Belgium has three official languages, Dutch, French, and German, so it’s not surprising that some of the more interesting works in Un-Scene II play with language. Eléonore Saintagnan’s 4-minute video Lacan the Caterpillar (2008) splices the voice of Jacques Lacan into a scene from the French version of Walt Disney’s Alice in Wonderland. Lost in the woods, Alice follows letter-shaped smoke rings and encounters a hookah-smoking caterpillar. Two quick close-ups of Lacan are cues that the caterpillar’s voice is sometimes Lacan’s The scene is very funny: Lacan’s cryptic, circuitous speech (from a 1972 lecture at the Catholic University of Leuven) issues convincingly from the mouth of Disney’s stoned caterpillar. Smoke rings take the shape variously of a dragon, alligator jaws, and a claw, not unlike Lacan’s description in his Leuven lecture of the “trap” of language that “never gives anything but things which have three, five, twenty-five meanings.”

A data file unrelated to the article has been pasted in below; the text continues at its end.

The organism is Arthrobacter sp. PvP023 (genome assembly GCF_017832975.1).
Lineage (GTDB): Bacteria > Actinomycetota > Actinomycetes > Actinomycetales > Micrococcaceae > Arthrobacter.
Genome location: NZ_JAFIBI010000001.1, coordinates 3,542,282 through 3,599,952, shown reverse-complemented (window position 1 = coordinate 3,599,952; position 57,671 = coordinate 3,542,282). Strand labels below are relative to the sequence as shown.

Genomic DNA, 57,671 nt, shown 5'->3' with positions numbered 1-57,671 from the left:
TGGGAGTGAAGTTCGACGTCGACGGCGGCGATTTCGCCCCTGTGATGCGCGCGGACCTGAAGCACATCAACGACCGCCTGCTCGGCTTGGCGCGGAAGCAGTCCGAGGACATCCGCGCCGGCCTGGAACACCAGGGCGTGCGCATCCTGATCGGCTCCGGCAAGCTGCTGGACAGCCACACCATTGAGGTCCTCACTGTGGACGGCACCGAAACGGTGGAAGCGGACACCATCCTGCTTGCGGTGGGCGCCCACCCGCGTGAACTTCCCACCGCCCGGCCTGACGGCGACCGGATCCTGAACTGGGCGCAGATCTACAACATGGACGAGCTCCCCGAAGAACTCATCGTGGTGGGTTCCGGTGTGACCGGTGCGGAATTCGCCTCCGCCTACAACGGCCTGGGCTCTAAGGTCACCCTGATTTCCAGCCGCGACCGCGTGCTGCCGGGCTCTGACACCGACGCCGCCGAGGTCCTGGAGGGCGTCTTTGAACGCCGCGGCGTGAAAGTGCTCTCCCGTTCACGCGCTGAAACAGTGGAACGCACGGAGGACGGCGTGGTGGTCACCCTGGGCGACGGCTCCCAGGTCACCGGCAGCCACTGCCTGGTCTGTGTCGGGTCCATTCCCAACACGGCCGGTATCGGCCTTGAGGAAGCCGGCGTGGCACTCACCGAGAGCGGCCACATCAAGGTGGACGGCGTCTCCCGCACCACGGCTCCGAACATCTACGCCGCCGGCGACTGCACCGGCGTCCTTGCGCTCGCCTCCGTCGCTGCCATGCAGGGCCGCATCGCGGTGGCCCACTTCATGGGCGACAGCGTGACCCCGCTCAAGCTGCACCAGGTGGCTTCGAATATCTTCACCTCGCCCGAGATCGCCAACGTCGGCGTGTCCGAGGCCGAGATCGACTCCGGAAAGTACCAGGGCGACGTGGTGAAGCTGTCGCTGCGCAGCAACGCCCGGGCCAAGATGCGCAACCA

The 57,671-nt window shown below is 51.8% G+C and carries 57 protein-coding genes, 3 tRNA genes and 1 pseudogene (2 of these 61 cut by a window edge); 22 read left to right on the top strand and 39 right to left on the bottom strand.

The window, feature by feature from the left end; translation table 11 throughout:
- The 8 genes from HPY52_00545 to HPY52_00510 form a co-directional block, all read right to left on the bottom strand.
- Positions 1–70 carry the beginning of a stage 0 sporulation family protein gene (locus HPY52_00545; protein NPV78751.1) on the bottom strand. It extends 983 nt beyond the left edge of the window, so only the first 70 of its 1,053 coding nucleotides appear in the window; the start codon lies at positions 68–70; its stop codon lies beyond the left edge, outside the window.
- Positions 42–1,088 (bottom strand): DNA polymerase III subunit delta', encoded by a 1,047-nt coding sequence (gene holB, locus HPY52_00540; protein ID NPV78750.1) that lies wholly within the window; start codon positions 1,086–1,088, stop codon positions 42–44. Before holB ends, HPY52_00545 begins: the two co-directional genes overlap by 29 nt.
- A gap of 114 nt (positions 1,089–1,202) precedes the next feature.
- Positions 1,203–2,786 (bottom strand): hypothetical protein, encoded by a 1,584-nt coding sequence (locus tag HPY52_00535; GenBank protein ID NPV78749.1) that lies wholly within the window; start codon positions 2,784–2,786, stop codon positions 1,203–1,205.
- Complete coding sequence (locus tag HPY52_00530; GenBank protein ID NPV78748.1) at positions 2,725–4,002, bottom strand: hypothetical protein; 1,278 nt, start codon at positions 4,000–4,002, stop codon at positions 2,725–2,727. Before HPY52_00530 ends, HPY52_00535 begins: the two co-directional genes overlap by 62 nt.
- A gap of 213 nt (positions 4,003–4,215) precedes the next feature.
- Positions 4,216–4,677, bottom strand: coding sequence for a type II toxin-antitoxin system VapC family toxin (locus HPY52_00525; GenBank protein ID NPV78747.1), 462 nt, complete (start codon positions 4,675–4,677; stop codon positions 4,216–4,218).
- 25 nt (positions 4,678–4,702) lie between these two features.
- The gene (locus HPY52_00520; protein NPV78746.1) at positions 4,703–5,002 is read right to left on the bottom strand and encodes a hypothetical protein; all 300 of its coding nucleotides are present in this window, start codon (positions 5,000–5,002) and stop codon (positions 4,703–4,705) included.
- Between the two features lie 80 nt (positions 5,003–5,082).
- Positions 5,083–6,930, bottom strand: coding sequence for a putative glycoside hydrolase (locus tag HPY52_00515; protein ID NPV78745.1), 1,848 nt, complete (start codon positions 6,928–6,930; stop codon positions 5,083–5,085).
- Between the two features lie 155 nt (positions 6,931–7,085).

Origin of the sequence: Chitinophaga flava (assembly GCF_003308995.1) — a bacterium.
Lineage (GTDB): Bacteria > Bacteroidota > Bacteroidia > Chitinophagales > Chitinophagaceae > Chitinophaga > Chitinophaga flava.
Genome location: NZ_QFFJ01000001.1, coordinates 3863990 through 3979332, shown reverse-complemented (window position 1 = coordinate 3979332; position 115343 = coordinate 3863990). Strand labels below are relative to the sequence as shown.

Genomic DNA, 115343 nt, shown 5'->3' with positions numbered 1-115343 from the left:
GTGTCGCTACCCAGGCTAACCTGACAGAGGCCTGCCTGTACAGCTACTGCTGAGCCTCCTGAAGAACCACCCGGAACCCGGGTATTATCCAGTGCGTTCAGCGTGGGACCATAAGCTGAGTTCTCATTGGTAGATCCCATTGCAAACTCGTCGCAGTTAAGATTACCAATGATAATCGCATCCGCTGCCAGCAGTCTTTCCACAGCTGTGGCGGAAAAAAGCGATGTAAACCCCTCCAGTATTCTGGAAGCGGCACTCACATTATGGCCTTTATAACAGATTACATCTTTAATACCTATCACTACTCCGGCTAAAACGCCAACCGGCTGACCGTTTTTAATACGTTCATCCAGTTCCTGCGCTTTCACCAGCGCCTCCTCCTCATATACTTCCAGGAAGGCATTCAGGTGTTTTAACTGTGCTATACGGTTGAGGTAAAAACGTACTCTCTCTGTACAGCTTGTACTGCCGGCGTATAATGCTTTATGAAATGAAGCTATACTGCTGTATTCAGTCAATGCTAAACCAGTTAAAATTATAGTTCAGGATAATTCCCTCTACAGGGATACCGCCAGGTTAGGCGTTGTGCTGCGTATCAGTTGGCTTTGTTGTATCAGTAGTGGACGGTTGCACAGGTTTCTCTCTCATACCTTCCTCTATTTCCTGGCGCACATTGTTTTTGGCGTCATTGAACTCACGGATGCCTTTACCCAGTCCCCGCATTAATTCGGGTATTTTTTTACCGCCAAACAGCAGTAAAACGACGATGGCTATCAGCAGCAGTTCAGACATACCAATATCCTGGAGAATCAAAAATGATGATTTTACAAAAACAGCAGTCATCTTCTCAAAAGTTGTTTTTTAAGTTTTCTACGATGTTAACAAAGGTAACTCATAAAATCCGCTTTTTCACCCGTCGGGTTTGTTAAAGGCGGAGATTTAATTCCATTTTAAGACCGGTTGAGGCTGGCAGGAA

Saintagnan’s 21-minute Un film abécédaire [An ABC film] (2010) is screened in a large black box, comfortably outfitted with couches and pillows. Set in the vicinity of the Vosges National Park, a spectacular landscape in the Alsace region of France, the film combines images of natural beauty with scenes of inhabitants telling jokes and anecdotes, recounting folk tales, singing ballads and, in one hilarious scene, imitating Keith Richards singing “It’s only rock ‘n’ roll.” Intertitles preface each scene, organized as an abecedary. The use of the abecedary—a form that employs the 26 letters of the alphabet as an ordering principle—is curious in a film that features a region where French, German, and the Alsatian dialect intermix. At Wiels, the film’s intertitles are in French, with subtitles in English, and a printed guide in Dutch, so alphabetic order dissolves across several languages. I like Saintagnan’s paradoxical use of the abecedary because it cleverly draws attention to the complexities of linguistic identity. Most engaging, however, is the artist’s documentation of the informal storytelling that animates daily life and fosters community.